Simanaitis Says

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JUST ABOUT every U.S. pilot in World War II trained in a Vultee BT-13 or one of its variants. I share a dual affinity with these aviators, first through friendship with the author of the definitive book on Vultee Aircraft; and second via a bit of Vultee history residing next to my desk.

The book is Vultee Aircraft 1932-1947, by Jonathan Thompson, Narkiewicz/Thompson Publishing, 1992. Jonathan and Beverly, rest their souls, were both dear friends.

A man of many talents, Jon drew these images for a Ferrari Formula 1 wallpaper. From the author’s collection.

Jon’s knowledge of aircraft as well as automobiles was rich and deep; his wife Beverly Narkiewicz was a writer and editor too.

My favorite Vultee aircraft is the BT-13 shown on the cover of Vultee Aircraft 1932-1947. The book is listed at and

The most revered of Vultee aircraft was the Valiant, the BT-13/15 and its SNV naval equivalent. Its all-metal low-wing configuration fit into the U.S. Army Air Force training program immediately after the Stearman PT-17 biplane in Primary Training and before Advanced Training in more powerful aircraft. The Valiant’s cable-operated flaps, variable-pitch propeller, full radio equipment, but fixed landing gear helped pilots make this transition.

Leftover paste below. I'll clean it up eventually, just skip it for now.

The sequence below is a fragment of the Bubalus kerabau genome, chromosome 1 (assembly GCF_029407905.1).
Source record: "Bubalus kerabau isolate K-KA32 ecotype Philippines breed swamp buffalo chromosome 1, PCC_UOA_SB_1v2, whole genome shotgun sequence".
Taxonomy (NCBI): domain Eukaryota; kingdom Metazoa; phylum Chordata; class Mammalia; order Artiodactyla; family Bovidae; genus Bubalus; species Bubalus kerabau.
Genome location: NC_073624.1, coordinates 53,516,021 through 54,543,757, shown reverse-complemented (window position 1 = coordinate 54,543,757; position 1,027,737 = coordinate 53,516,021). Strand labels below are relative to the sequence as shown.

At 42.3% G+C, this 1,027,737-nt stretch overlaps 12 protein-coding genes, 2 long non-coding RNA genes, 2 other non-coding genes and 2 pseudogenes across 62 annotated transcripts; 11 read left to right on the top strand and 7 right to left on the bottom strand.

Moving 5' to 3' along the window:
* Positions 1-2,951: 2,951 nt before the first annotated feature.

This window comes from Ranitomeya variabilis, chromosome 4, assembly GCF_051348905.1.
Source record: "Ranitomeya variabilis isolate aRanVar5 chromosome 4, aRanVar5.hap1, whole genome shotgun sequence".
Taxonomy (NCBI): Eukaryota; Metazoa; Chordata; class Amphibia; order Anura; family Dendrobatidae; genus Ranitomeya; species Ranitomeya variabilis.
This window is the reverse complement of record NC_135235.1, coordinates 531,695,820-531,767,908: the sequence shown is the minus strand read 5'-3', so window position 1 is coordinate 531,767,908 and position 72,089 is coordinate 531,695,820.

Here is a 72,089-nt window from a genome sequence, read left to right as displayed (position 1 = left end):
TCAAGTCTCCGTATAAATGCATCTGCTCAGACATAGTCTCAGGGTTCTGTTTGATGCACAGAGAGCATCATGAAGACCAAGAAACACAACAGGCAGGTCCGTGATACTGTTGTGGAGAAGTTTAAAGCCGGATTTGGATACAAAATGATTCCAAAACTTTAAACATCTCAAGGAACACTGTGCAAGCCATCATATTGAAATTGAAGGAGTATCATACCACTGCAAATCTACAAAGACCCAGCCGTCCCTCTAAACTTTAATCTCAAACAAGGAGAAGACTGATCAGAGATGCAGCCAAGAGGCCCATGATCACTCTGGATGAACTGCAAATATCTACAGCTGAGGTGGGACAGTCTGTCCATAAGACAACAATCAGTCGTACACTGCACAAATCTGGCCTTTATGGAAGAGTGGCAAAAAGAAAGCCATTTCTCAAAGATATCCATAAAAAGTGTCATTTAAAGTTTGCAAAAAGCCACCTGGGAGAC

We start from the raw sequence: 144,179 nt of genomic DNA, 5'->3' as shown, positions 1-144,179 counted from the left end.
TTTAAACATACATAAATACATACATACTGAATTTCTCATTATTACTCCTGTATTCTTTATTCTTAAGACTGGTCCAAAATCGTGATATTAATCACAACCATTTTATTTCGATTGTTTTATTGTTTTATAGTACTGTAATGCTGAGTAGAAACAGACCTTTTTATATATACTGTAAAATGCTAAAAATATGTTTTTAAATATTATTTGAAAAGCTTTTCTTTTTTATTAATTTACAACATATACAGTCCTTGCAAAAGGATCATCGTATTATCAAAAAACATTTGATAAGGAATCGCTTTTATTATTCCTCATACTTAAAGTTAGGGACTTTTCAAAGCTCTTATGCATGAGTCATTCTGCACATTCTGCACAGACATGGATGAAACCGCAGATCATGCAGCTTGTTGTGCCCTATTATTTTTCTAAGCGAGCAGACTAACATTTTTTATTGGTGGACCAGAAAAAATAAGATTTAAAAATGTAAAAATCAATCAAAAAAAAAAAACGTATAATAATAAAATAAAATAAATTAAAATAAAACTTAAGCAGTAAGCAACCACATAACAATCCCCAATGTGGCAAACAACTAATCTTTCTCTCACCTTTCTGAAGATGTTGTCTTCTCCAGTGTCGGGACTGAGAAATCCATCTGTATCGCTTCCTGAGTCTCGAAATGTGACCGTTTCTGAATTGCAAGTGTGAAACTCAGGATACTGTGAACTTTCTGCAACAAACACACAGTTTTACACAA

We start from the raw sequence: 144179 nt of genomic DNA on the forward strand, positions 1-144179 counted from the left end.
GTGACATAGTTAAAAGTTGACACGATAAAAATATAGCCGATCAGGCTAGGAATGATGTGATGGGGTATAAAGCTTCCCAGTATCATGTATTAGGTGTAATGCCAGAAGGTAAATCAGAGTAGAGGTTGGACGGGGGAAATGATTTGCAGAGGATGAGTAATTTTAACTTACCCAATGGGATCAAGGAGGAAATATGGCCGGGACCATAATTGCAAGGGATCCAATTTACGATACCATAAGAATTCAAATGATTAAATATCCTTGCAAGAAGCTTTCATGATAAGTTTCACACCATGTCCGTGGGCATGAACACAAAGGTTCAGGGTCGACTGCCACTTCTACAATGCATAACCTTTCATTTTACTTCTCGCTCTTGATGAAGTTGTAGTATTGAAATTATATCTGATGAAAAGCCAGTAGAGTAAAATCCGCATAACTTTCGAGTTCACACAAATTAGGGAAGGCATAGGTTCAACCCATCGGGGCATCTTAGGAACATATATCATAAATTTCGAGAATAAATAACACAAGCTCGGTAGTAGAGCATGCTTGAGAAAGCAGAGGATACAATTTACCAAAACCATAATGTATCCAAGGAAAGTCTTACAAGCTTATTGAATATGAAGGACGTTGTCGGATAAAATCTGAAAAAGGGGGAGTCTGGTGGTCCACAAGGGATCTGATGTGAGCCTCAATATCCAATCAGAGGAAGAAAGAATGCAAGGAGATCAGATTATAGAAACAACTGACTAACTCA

The Vultee BT-13 was also known as the “Valiant Vibrator” for a variety of reasons, its near-stall behavior among them.

Jon gives details of the flight training of a particular pilot, John W. Cox Jr. From December 22, 1941, until February 19, 1942, Cox flew Stearman biplanes. The month of April 1942 was spent accumulating 76 hours in BT-13As. Then he moved to Advanced Training, where one of his instructors was a First Lieutenant named Jimmy Stewart. Cox later became an instructor himself, totaling more than 1000 hours in Vultees during this assignment.

Women trained in Valiants as well. This pilot found herself on the cover of Life magazine with a BT-13.

A total of 11,538 Valiants were built between 1940 and 1944.  Production techniques developed at Vultee’s Downey, California, plant became universal among aircraft manufacturers during WWII.

The rudder pedals of Vultee aircraft carried an Art Deco motif. For a closer look, examine the one below.

In corresponding with an R&T reader who shared my enthusiasm for Allard sports cars, I offered him a duplicate of a book on the subject. Not long afterward, a package arrived and this is what it contained.

Art and function coexist in the cockpit of a Vultee BT-13.

Alas, I have since lost the kind Allard enthusiast’s name, but bless his heart. ds

© Dennis Simanaitis,, 2012

2 comments on “ARTFUL VULTEE BITS

  1. John Sanborn
    October 18, 2012

    Dennis; Just got on and love your comments. This Allard enthusiast is not the one with old airplane parts. I have flown in a BT13.

  2. simanaitissays
    October 30, 2012

    By the way, the September 2012 issue of Aeroplane, a fine British monthly, has an article “Valiant Vibrations.” It covers a California flyin of these neat aircraft.

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This entry was posted on October 18, 2012 by in Vintage Aero and tagged , , , .
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